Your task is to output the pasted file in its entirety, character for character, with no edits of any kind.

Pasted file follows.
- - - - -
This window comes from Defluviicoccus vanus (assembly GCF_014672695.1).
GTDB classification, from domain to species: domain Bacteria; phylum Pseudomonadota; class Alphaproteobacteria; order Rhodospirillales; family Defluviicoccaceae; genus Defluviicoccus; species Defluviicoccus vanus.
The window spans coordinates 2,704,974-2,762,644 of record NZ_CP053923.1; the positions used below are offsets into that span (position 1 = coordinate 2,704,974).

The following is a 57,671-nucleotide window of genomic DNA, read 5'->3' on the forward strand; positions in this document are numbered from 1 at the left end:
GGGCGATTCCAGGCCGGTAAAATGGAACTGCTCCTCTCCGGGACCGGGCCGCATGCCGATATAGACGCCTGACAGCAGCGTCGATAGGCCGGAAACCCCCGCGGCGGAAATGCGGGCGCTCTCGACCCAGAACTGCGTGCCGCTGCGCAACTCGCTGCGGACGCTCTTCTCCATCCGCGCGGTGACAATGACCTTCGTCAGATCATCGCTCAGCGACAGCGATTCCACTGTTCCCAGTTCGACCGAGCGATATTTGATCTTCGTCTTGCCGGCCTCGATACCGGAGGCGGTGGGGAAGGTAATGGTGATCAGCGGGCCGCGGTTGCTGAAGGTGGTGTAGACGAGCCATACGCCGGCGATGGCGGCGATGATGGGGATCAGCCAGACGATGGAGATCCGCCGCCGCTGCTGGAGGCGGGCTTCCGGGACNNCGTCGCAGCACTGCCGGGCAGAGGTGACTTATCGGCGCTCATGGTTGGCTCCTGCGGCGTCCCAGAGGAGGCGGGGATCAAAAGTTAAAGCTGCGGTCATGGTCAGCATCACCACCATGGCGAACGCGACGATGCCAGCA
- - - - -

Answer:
This window comes from Defluviicoccus vanus (assembly GCF_014672695.1).
GTDB classification, from domain to species: domain Bacteria; phylum Pseudomonadota; class Alphaproteobacteria; order Rhodospirillales; family Defluviicoccaceae; genus Defluviicoccus; species Defluviicoccus vanus.
The window spans coordinates 2,704,974-2,762,644 of record NZ_CP053923.1; the positions used below are offsets into that span (position 1 = coordinate 2,704,974).

The following is a 57,671-nucleotide window of genomic DNA, read 5'->3' on the forward strand; positions in this document are numbered from 1 at the left end:
GGGCGATTCCAGGCCGGTAAAATGGAACTGCTCCTCTCCGGGACCGGGCCGCATGCCGATATAGACGCCTGACAGCAGCGTCGATAGGCCGGAAACCCCCGCGGCGGAAATGCGGGCGCTCTCGACCCAGAACTGCGTGCCGCTGCGCAACTCGCTGCGGACGCTCTTCTCCATCCGCGCGGTGACAATGACCTTCGTCAGATCATCGCTCAGCGACAGCGATTCCACTGTTCCCAGTTCGACCGAGCGATATTTGATCTTCGTCTTGCCGGCCTCGATACCGGAGGCGGTGGGGAAGGTAATGGTGATCAGCGGGCCGCGGTTGCTGAAGGTGGTGTAGACGAGCCATACGCCGGCGATGGCGGCGATGATGGGGATCAGCCAGACGATGGAGATCCGCCGCCGCTGCTGGAGGCGGGCTTCCGGGACNNCGTCGCAGCACTGCCGGGCAGAGGTGACTTATCGGCGCTCATGGTTGGCTCCTGCGGCGTCCCAGAGGAGGCGGGGATCAAAAGTTAAAGCTGCGGTCATGGTCAGCATCACCACCATGGCGAACGCGACGATGCCAGCA